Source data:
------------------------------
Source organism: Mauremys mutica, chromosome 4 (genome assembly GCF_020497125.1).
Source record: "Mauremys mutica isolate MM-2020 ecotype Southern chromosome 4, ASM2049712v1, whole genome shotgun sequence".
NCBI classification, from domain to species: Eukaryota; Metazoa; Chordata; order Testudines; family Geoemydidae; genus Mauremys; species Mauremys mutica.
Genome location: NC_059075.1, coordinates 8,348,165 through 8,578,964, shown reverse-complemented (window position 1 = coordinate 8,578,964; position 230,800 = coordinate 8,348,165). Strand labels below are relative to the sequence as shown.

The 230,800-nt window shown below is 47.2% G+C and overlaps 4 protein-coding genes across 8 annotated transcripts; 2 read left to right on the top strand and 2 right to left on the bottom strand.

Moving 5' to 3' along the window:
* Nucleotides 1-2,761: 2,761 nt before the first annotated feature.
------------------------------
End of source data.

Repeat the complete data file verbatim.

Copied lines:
Source organism: Mauremys mutica, chromosome 4 (genome assembly GCF_020497125.1).
Source record: "Mauremys mutica isolate MM-2020 ecotype Southern chromosome 4, ASM2049712v1, whole genome shotgun sequence".
NCBI classification, from domain to species: Eukaryota; Metazoa; Chordata; order Testudines; family Geoemydidae; genus Mauremys; species Mauremys mutica.
Genome location: NC_059075.1, coordinates 8,348,165 through 8,578,964, shown reverse-complemented (window position 1 = coordinate 8,578,964; position 230,800 = coordinate 8,348,165). Strand labels below are relative to the sequence as shown.

The 230,800-nt window shown below is 47.2% G+C and overlaps 4 protein-coding genes across 8 annotated transcripts; 2 read left to right on the top strand and 2 right to left on the bottom strand.

Moving 5' to 3' along the window:
* Nucleotides 1-2,761: 2,761 nt before the first annotated feature.